I have just finished reading the book Pledged: The Secret Life of Sororities, by Alexandra Robbins. The book is a few years old (2004) and I was able to get a copy from a bookstore's discount shelf.
Robbins has strong connections to the study of Emerging Adulthood, having co-authored (with Abby Wilner), the 2001 book Quarterlife Crisis, which studies difficulties in the transition from college to the labor force. In connection with this book, Robbins appeared on a radio show with Jeffrey Arnett (see links section on the right of this page).
Participation in a sorority would seem to be a life experience that may affect -- for better or for worse -- a young woman's transition to adulthood, perhaps via some of the mechanisms discussed in the Emerging Adulthood literature. However, Robbins does not devote much discussion to individual development until the latter parts of the book, when she reflects upon how the sorority sisters she followed (whose names were disguised) may have changed over the course of the year.
One exception to the dearth of EA-related content is Robbins's examination of sorority members' potential for identity development. Not only do there appear to be rampant conformity pressures in the houses; from a given sorority's national office on down, there are numerous traditions, requirements, and expectations. Writes Robbins:
The danger of sororities, it became clear, is that instead of enhancing a girl's identity as she shifts from her formative years toward adulthood, the sisterhood could have a tendency to swallow that identity altogether (p. 175).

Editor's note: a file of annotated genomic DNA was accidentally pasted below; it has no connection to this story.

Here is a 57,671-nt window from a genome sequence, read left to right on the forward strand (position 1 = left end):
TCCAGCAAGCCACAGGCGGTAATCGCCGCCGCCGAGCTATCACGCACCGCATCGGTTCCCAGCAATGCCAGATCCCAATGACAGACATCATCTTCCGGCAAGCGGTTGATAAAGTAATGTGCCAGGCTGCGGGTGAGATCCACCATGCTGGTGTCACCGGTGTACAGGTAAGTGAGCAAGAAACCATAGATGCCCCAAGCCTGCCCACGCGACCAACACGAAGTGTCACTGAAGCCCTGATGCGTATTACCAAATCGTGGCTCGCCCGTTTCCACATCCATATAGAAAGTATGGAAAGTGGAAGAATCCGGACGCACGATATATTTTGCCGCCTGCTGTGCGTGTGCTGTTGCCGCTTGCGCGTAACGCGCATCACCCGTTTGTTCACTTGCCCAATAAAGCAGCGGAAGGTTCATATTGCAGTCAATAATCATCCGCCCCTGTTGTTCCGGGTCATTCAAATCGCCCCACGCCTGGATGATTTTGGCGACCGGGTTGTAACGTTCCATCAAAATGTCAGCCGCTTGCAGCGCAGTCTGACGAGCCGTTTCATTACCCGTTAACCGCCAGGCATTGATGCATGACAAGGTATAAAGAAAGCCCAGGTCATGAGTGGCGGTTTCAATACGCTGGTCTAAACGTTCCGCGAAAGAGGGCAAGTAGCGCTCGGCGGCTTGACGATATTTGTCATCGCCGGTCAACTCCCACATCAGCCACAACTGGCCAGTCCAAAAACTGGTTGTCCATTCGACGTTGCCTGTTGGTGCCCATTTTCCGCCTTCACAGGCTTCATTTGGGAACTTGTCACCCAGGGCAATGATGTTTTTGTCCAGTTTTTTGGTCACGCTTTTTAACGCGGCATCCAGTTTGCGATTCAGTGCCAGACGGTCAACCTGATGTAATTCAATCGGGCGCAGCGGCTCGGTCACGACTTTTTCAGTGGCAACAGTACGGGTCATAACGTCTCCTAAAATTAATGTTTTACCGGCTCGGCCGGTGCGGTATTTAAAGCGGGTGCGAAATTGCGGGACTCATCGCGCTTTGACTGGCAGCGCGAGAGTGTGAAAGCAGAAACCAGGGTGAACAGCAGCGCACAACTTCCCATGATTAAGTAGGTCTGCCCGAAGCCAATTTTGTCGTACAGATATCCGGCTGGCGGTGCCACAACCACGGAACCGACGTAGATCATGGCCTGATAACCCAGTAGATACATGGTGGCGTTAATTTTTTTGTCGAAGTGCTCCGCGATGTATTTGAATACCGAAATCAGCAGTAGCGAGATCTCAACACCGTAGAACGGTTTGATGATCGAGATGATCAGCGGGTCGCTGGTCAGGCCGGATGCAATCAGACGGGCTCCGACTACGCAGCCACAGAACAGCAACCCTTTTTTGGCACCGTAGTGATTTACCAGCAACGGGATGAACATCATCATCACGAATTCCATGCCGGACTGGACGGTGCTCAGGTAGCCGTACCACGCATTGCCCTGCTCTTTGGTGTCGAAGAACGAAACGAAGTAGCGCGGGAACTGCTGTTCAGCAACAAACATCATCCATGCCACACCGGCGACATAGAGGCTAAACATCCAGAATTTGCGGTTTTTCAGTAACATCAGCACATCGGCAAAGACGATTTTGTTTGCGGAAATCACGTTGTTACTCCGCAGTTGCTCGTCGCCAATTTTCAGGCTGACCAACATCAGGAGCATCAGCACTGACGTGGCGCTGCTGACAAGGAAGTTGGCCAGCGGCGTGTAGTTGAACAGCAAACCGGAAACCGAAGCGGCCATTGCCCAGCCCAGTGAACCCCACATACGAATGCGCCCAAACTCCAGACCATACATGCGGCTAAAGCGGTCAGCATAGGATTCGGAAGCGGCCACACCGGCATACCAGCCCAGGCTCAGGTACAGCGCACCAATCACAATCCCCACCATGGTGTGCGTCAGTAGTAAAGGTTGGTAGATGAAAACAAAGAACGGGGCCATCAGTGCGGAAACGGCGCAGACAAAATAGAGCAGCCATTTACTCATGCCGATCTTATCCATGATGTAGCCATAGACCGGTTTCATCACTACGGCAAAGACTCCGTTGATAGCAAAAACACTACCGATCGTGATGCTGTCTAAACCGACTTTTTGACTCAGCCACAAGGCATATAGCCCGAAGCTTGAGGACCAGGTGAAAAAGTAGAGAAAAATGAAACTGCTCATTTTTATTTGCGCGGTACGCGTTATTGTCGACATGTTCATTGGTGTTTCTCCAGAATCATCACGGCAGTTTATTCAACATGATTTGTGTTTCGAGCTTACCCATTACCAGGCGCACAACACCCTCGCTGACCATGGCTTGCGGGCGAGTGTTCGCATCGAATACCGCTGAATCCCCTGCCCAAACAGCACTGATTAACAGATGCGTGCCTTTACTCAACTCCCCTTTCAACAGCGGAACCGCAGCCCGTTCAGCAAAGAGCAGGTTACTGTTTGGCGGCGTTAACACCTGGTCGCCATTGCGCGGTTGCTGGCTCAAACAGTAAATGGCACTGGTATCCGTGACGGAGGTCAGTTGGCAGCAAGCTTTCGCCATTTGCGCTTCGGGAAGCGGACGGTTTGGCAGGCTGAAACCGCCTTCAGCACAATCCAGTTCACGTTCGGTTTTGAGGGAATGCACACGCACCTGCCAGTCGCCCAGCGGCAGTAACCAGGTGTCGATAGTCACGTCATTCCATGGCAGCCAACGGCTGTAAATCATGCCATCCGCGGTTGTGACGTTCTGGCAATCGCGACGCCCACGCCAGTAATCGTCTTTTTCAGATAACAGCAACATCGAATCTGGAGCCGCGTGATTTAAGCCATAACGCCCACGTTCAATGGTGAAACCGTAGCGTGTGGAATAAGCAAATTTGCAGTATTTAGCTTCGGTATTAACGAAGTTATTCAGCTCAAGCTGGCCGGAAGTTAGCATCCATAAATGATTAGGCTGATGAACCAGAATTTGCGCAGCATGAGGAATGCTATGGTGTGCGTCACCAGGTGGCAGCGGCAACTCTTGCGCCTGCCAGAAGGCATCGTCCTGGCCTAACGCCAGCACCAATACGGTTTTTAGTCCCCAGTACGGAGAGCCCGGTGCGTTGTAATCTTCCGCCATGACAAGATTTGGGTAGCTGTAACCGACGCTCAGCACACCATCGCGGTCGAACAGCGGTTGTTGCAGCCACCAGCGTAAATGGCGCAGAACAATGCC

Another salient theme within EA is self-focus, as one takes on greater responsibilities and becomes more self-sufficient than before. It is here, in dealing with personality clashes, house politics, and substantial time demands, that sorority members may profit as they they move into the "real world." As Robbins conveys two sisters' thoughts on their own transformation during the past year:
"The way I see it, [these negatives are] just a part of life. I feel like from now on, I'm always going to have to juggle commitments and somehow you have to make them work out. So this is practice, I guess," [Sabrina] said. "Maybe once I'm in the real world I'll have an easier time being independent than my sisters" (p. 302; the phrase "these negatives are" was inserted by Robbins, the name "Sabrina" was inserted by me).
Caitlin concluded that she had changed more this year than any other year in her life. She had finally learned that at some point she simply had to give up her futile efforts to please her mother. It had taken an extraordinary amount of turmoil for her to feel like she was finally growing up, and now that she had wrestled with so many issues, it dawned on her that she was gradually starting to become what she had always pretended to be on the outside but was not truly until now. She was becoming -- she thought -- strong (p. 314).
Never having been involved with the Greek system myself, I saw Pledged as an interesting window into what, at some colleges and universities, is a major factor in campus life. That's not to say that Pledged offers a representative portrait of every sorority in the country, or even of the ones Robbins reported on. As a vehicle to study human development, the book is sporadic, at best. The subject matter is inherently interesting, in my view, and also offers a rich view of group dynamics.